I felt guilty that I had not been in that river during the 20 years that I had been Bird Count Coordinator for the Choctawhatchee Audubon Society.  On 26 Oct 06 I received a call from Dr. Bob Larson reporting an IBWO a few feet from McCaskill Road.  It was on a small dying pine with the top blown off.  While investigating that with a friend, I met Jerry Williams, 1801 McCaskill Road, who reported that he had seen one from the deck of his home on a tree in early spring of 2006.  His home is on 12-foot pilings in the flood plain.  He said that he saw or heard Pileated Woodpeckers quite frequently, and this bird had the black and white wing pattern of a Red-headed Woodpecker, though “five times larger”.

That day I also met Paul Ward launching his fishing boat at Morrison Springs.  I asked if he had seen a bird like the one on my Ivory-billed Woodpecker T-shirt. He reported seeing one in his yard 15 Oct 06,  south of Byrd Intersection on CR 181.  Paul was then a 75-year-old card-carrying Creek Indian who said he knows all of the creatures in that flood plain, and he sees Pileated Woodpeckers every day he goes out.  He started to work for a logging company there in 1950 and had his first Ivorybill sighting in 1955.  The October 2006 sighting was probably his 12th.  When he and his wife watched the TV announcement of the Ivorybill being “rediscovered” in Arkansas, he told his wife “they have been here all along.”  Later he saw the bird on a dead Live Oak 70-feet north of his home, and he got his wife out.  They both watched it sit on the tree and then fly away, showing the white trailing edge of the wing, top and bottom.

Between November 6th and 29th, 2006 I spent four days exploring the river and minor creeks from US 90 to Bozman Fish Camp south of FL 20.  That was about 50 miles of exploration.  On 29 Nov 06, the 4th day in the river, at 12:45 PM I saw an IBWO fly east to west above the treetops into Walton County north of Morrison Springs, 30 deg. 39′ 10″ N.  I said to George Russell, in the back of his canoe, “I think we just saw one.”  It appeared long and slim with a shallow wing beat and a red crest.  I saw no white on the wing in that a profile view, but as it the moved away it exposed increasing amounts of white on the trailing edge of the wing.  At 1:30 PM we heard the double-knock distinctive to that genus of woodpecker come from the Reedy Creek area where we last saw it heading.  Note to IBWO searchers: the Pileated Woodpecker has a deep wing beat like a crow, exposing some white in the middle of the wing from all perspectives.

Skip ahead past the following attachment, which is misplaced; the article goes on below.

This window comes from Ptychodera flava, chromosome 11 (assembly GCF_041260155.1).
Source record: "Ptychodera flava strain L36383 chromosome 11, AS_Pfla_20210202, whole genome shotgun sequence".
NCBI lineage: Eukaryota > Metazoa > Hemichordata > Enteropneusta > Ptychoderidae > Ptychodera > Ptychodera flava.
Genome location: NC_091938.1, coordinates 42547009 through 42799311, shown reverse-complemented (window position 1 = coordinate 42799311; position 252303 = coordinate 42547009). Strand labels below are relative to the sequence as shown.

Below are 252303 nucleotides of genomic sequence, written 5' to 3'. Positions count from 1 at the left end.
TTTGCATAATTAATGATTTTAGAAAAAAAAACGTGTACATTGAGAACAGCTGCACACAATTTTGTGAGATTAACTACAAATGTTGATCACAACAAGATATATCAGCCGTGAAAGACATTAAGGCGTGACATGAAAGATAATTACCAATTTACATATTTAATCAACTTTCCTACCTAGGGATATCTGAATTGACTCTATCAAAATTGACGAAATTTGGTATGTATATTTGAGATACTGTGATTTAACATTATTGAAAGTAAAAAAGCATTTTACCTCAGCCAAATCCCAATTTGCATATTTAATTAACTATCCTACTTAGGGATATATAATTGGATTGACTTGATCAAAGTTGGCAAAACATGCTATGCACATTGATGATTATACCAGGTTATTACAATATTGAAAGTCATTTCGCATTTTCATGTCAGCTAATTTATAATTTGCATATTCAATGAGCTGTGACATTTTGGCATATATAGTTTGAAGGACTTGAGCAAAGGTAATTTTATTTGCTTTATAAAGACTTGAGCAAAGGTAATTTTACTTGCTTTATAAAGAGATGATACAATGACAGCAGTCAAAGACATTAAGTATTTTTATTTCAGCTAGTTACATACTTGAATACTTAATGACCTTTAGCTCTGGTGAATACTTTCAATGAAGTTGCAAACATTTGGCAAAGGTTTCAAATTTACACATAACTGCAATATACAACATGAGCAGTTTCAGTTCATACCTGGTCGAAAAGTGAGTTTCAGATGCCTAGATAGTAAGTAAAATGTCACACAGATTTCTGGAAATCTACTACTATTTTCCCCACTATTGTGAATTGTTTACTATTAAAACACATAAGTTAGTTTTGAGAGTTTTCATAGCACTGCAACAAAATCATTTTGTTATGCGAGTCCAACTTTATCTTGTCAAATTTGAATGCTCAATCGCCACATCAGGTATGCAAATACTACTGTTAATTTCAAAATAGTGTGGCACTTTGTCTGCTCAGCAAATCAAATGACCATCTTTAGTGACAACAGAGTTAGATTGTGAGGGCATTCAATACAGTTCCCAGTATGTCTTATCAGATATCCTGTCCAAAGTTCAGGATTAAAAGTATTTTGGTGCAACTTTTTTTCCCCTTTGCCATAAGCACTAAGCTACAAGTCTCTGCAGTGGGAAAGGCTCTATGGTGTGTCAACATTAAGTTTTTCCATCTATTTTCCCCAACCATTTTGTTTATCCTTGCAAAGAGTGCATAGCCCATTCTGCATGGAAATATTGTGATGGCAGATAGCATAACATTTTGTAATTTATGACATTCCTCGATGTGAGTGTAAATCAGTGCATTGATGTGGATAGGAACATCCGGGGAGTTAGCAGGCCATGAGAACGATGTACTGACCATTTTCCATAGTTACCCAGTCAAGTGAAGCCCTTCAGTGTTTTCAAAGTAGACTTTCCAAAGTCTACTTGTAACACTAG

I spent six days supporting the Auburn Research Team documenting GPS coordinates of the large woodpecker cavity trees and feeding trees.  On 5 Dec 06 at 10:30 AM I heard two kent calls near Sandy creek about two miles south of the previously heard double-knocks.  My hearing and my bird call experience is very good, and I think this was an Ivory-billed Woodpecker. Later I interviewed Mr. Byrd who has lived on the land between Reedy Creek and he Choctawhatchee River all his life.  He reported seeing an IBWO fly across his property a few years ago, and seeing them twice while fishing in the Choctawhatchee.  I left him my card, and after that he reported having just seen an Ivorybill fly across Bunker Island while fishing well down the river, apparently his forth sighting.  Jerry Williams reported his second sighting while on a deer stand in January 2007.  Also, Dr. Larson took a canoe to where I saw the bird, and he and his wife reported that one was flushed by a motorboat, along with a Pileated Woodpecker, on 17 Aug 08, his second sighting.  They had the bird in their binoculars and reported the white trailing edge.